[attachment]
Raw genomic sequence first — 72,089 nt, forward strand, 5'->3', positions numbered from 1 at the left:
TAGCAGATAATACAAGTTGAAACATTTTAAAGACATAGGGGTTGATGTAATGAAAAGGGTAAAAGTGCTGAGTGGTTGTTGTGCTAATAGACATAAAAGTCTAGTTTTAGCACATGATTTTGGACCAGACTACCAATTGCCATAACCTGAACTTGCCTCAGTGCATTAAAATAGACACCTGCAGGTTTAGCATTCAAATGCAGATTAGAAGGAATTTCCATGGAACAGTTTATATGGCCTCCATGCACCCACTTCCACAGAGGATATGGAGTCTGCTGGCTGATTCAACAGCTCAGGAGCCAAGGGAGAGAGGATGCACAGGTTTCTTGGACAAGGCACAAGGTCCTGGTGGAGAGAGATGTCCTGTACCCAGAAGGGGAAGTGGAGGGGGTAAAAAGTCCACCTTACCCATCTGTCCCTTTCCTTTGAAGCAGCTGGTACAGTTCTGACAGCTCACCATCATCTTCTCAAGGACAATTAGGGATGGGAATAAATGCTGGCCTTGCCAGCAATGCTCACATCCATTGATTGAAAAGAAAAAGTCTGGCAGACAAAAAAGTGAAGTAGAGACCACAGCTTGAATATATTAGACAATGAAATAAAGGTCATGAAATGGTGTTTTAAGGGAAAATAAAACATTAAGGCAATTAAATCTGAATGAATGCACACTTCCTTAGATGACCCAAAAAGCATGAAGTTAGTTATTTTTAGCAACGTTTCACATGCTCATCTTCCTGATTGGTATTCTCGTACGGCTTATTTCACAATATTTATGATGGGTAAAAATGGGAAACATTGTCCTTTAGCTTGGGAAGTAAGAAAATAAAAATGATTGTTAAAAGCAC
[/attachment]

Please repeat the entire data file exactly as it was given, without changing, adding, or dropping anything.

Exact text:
Raw genomic sequence first — 72,089 nt, forward strand, 5'->3', positions numbered from 1 at the left:
TAGCAGATAATACAAGTTGAAACATTTTAAAGACATAGGGGTTGATGTAATGAAAAGGGTAAAAGTGCTGAGTGGTTGTTGTGCTAATAGACATAAAAGTCTAGTTTTAGCACATGATTTTGGACCAGACTACCAATTGCCATAACCTGAACTTGCCTCAGTGCATTAAAATAGACACCTGCAGGTTTAGCATTCAAATGCAGATTAGAAGGAATTTCCATGGAACAGTTTATATGGCCTCCATGCACCCACTTCCACAGAGGATATGGAGTCTGCTGGCTGATTCAACAGCTCAGGAGCCAAGGGAGAGAGGATGCACAGGTTTCTTGGACAAGGCACAAGGTCCTGGTGGAGAGAGATGTCCTGTACCCAGAAGGGGAAGTGGAGGGGGTAAAAAGTCCACCTTACCCATCTGTCCCTTTCCTTTGAAGCAGCTGGTACAGTTCTGACAGCTCACCATCATCTTCTCAAGGACAATTAGGGATGGGAATAAATGCTGGCCTTGCCAGCAATGCTCACATCCATTGATTGAAAAGAAAAAGTCTGGCAGACAAAAAAGTGAAGTAGAGACCACAGCTTGAATATATTAGACAATGAAATAAAGGTCATGAAATGGTGTTTTAAGGGAAAATAAAACATTAAGGCAATTAAATCTGAATGAATGCACACTTCCTTAGATGACCCAAAAAGCATGAAGTTAGTTATTTTTAGCAACGTTTCACATGCTCATCTTCCTGATTGGTATTCTCGTACGGCTTATTTCACAATATTTATGATGGGTAAAAATGGGAAACATTGTCCTTTAGCTTGGGAAGTAAGAAAATAAAAATGATTGTTAAAAGCAC